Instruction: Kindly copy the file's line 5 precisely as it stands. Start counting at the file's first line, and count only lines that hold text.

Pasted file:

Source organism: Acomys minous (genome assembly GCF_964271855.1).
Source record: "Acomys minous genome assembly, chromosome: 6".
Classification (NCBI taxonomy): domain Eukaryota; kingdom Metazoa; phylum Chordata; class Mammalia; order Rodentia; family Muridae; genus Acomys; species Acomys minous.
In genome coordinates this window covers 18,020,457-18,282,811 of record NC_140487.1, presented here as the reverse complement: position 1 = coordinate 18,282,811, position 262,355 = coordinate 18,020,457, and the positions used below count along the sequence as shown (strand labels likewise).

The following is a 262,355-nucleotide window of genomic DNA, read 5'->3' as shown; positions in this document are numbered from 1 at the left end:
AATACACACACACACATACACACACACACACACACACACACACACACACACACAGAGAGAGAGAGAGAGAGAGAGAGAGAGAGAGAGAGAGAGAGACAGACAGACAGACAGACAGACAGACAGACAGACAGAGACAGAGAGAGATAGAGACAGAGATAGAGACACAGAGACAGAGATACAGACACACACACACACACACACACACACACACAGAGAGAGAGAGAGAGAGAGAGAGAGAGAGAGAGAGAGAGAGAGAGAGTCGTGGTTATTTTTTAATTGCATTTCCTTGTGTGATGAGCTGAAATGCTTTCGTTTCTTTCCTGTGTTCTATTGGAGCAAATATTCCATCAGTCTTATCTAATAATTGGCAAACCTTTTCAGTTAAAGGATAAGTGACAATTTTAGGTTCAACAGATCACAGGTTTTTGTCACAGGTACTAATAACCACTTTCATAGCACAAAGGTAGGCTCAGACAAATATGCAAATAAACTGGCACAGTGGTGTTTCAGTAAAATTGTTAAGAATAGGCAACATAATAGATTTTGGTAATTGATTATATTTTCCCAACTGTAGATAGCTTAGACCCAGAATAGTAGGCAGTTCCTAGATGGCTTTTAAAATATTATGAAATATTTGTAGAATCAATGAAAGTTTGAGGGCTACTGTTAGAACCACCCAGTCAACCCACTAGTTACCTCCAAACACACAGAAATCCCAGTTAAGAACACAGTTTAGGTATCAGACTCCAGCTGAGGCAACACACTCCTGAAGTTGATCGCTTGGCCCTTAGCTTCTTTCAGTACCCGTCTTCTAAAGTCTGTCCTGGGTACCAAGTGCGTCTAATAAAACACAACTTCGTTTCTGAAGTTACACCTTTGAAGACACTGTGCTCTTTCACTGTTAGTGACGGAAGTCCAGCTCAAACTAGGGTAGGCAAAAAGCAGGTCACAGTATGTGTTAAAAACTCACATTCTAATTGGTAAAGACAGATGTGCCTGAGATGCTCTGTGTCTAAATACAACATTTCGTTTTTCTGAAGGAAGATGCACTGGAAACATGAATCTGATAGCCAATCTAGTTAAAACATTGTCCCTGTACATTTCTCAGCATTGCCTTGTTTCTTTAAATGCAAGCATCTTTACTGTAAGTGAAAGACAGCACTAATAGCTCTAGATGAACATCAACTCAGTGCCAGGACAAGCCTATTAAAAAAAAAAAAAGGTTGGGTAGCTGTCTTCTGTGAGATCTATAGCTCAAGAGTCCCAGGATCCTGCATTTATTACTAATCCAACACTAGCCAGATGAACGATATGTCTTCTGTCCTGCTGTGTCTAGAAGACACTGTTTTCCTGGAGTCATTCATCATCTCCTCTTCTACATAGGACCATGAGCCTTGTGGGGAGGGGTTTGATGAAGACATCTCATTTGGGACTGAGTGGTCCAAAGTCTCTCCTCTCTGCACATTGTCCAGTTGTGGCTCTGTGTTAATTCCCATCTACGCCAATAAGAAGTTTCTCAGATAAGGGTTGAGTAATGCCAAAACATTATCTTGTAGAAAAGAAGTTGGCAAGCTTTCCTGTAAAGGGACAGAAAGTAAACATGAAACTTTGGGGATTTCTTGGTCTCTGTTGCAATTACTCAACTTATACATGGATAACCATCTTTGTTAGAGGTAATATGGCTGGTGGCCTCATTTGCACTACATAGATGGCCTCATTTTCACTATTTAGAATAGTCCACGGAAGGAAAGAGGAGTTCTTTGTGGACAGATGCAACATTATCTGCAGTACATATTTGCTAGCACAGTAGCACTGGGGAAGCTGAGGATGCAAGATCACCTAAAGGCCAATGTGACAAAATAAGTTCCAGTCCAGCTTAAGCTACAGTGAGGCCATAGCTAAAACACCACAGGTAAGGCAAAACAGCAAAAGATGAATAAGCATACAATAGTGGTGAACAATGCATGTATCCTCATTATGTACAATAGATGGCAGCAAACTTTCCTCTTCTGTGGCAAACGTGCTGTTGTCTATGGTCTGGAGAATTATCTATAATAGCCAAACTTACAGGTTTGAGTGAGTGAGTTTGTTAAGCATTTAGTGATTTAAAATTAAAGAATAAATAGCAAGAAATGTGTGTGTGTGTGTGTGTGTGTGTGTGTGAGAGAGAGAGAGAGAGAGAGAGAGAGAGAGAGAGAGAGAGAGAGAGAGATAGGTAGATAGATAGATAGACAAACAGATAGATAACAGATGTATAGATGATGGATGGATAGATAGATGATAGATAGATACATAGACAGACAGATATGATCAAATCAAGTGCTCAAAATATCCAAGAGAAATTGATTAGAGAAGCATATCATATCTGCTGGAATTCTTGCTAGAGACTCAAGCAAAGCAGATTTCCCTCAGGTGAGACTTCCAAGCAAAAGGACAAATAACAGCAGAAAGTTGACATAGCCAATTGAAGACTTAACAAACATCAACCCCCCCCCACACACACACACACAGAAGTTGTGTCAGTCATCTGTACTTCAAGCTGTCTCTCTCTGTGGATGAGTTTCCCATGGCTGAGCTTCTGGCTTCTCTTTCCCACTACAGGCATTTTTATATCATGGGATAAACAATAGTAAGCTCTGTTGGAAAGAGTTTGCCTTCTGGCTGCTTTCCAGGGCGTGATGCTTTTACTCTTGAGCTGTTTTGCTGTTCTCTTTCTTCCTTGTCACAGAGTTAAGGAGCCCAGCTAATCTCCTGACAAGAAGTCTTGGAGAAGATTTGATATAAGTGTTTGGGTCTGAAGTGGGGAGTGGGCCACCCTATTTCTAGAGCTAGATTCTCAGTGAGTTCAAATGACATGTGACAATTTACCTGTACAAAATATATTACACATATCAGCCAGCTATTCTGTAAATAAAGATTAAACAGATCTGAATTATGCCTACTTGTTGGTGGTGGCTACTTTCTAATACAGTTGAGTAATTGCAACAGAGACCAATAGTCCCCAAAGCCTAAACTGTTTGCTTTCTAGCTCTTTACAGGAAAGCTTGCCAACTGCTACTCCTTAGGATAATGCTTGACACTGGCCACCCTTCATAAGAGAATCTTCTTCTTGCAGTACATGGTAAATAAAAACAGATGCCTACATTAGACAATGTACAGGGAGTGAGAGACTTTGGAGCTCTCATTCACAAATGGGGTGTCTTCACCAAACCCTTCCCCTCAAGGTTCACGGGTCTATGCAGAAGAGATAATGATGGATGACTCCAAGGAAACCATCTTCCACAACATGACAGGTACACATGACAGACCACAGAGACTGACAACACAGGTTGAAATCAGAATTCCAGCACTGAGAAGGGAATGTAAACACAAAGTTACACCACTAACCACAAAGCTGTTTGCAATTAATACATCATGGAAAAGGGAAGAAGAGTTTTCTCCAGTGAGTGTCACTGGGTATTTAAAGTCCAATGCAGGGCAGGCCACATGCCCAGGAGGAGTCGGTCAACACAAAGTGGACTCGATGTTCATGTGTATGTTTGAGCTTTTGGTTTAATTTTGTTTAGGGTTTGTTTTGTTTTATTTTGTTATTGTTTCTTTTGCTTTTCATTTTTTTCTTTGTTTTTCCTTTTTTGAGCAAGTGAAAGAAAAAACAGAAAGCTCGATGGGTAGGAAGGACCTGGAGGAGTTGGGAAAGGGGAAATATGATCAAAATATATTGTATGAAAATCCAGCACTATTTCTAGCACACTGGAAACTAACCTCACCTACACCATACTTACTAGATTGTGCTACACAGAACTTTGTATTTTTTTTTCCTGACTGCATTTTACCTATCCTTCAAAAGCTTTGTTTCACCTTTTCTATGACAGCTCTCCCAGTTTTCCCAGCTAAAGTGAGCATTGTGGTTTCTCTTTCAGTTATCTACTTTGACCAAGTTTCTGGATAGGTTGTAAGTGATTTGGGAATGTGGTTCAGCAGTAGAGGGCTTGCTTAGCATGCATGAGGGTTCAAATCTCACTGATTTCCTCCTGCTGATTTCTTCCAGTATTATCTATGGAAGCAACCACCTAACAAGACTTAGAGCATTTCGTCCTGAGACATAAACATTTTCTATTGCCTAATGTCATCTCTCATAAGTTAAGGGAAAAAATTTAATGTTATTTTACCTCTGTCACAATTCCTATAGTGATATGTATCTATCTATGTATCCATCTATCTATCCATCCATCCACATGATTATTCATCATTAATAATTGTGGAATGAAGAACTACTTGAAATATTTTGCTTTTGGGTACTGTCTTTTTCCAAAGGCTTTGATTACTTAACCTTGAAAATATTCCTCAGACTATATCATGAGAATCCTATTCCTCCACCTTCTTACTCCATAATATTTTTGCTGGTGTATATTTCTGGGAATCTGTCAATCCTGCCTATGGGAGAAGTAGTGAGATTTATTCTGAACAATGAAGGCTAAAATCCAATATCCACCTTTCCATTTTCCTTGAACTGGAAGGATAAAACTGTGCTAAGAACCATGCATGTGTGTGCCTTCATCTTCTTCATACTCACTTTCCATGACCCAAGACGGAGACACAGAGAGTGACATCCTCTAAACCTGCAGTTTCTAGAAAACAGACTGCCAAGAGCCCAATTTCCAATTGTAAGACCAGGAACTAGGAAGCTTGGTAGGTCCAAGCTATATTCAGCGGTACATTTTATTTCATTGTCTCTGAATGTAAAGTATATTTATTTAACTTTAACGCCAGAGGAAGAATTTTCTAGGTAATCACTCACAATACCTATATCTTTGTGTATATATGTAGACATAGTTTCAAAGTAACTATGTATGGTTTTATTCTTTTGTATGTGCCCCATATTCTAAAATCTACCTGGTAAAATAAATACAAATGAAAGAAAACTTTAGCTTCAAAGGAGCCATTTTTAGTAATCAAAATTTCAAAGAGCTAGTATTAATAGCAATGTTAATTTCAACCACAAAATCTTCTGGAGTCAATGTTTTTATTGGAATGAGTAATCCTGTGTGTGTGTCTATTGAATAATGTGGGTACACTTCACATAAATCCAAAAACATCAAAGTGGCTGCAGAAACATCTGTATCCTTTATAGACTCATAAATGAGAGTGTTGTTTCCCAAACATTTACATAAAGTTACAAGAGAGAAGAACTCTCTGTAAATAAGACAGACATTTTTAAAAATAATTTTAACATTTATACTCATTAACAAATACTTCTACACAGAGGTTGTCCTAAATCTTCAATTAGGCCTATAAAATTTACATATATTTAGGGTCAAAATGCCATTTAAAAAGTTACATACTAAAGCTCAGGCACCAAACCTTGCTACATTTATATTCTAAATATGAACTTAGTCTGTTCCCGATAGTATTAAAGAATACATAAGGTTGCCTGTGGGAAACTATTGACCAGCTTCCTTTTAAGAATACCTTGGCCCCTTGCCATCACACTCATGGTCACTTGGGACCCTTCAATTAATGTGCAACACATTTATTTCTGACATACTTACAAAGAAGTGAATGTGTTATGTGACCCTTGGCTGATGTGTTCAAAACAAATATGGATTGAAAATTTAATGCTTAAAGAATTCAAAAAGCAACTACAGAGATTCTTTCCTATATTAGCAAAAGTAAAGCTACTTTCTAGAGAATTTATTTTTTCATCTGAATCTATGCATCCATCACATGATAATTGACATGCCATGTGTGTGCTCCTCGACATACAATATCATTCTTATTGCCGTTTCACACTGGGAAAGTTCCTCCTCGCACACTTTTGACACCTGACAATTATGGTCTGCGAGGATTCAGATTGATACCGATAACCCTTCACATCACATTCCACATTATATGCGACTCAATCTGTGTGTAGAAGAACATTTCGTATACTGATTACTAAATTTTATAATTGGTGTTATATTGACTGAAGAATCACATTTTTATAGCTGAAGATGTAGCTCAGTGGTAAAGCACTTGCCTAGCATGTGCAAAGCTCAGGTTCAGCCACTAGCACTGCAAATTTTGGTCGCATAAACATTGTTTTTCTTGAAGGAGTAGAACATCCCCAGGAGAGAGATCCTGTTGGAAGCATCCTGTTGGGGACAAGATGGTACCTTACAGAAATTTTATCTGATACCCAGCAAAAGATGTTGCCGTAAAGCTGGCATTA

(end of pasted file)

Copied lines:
The following is a 262,355-nucleotide window of genomic DNA, read 5'->3' as shown; positions in this document are numbered from 1 at the left end: